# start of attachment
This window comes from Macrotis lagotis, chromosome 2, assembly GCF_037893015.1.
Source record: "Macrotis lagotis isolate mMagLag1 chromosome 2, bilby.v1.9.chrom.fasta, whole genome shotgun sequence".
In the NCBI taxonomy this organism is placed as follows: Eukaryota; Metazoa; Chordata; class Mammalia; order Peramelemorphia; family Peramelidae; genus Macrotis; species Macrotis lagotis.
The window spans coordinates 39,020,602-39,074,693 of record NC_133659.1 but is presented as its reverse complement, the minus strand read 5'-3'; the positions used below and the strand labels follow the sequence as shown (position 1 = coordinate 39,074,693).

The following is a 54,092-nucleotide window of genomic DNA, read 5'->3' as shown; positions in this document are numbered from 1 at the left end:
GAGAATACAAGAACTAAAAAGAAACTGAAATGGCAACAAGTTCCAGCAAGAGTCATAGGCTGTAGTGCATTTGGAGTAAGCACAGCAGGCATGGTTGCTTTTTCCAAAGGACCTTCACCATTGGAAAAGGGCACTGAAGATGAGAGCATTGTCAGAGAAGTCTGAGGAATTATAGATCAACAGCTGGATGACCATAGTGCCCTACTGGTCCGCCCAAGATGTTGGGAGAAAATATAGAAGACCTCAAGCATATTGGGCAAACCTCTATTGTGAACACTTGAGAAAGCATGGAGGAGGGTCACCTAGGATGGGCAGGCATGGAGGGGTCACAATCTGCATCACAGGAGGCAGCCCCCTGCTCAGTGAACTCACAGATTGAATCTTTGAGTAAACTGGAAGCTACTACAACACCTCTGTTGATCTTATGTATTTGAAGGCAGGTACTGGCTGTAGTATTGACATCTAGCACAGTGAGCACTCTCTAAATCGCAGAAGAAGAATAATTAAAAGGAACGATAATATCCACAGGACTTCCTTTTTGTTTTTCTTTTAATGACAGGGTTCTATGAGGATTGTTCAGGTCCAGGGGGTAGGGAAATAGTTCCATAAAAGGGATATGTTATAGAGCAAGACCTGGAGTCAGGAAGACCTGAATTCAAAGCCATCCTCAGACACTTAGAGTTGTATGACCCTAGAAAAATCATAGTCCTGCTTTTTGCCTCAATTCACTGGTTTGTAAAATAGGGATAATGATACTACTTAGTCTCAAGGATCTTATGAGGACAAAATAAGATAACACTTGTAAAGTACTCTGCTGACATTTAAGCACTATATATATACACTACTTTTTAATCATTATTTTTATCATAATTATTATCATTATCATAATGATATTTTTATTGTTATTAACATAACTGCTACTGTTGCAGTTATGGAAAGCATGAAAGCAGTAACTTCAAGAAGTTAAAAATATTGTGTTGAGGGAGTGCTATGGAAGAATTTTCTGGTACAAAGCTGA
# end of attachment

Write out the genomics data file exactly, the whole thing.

This window comes from Macrotis lagotis, chromosome 2, assembly GCF_037893015.1.
Source record: "Macrotis lagotis isolate mMagLag1 chromosome 2, bilby.v1.9.chrom.fasta, whole genome shotgun sequence".
In the NCBI taxonomy this organism is placed as follows: Eukaryota; Metazoa; Chordata; class Mammalia; order Peramelemorphia; family Peramelidae; genus Macrotis; species Macrotis lagotis.
The window spans coordinates 39,020,602-39,074,693 of record NC_133659.1 but is presented as its reverse complement, the minus strand read 5'-3'; the positions used below and the strand labels follow the sequence as shown (position 1 = coordinate 39,074,693).

The following is a 54,092-nucleotide window of genomic DNA, read 5'->3' as shown; positions in this document are numbered from 1 at the left end:
GAGAATACAAGAACTAAAAAGAAACTGAAATGGCAACAAGTTCCAGCAAGAGTCATAGGCTGTAGTGCATTTGGAGTAAGCACAGCAGGCATGGTTGCTTTTTCCAAAGGACCTTCACCATTGGAAAAGGGCACTGAAGATGAGAGCATTGTCAGAGAAGTCTGAGGAATTATAGATCAACAGCTGGATGACCATAGTGCCCTACTGGTCCGCCCAAGATGTTGGGAGAAAATATAGAAGACCTCAAGCATATTGGGCAAACCTCTATTGTGAACACTTGAGAAAGCATGGAGGAGGGTCACCTAGGATGGGCAGGCATGGAGGGGTCACAATCTGCATCACAGGAGGCAGCCCCCTGCTCAGTGAACTCACAGATTGAATCTTTGAGTAAACTGGAAGCTACTACAACACCTCTGTTGATCTTATGTATTTGAAGGCAGGTACTGGCTGTAGTATTGACATCTAGCACAGTGAGCACTCTCTAAATCGCAGAAGAAGAATAATTAAAAGGAACGATAATATCCACAGGACTTCCTTTTTGTTTTTCTTTTAATGACAGGGTTCTATGAGGATTGTTCAGGTCCAGGGGGTAGGGAAATAGTTCCATAAAAGGGATATGTTATAGAGCAAGACCTGGAGTCAGGAAGACCTGAATTCAAAGCCATCCTCAGACACTTAGAGTTGTATGACCCTAGAAAAATCATAGTCCTGCTTTTTGCCTCAATTCACTGGTTTGTAAAATAGGGATAATGATACTACTTAGTCTCAAGGATCTTATGAGGACAAAATAAGATAACACTTGTAAAGTACTCTGCTGACATTTAAGCACTATATATATACACTACTTTTTAATCATTATTTTTATCATAATTATTATCATTATCATAATGATATTTTTATTGTTATTAACATAACTGCTACTGTTGCAGTTATGGAAAGCATGAAAGCAGTAACTTCAAGAAGTTAAAAATATTGTGTTGAGGGAGTGCTATGGAAGAATTTTCTGGTACAAAGCTGA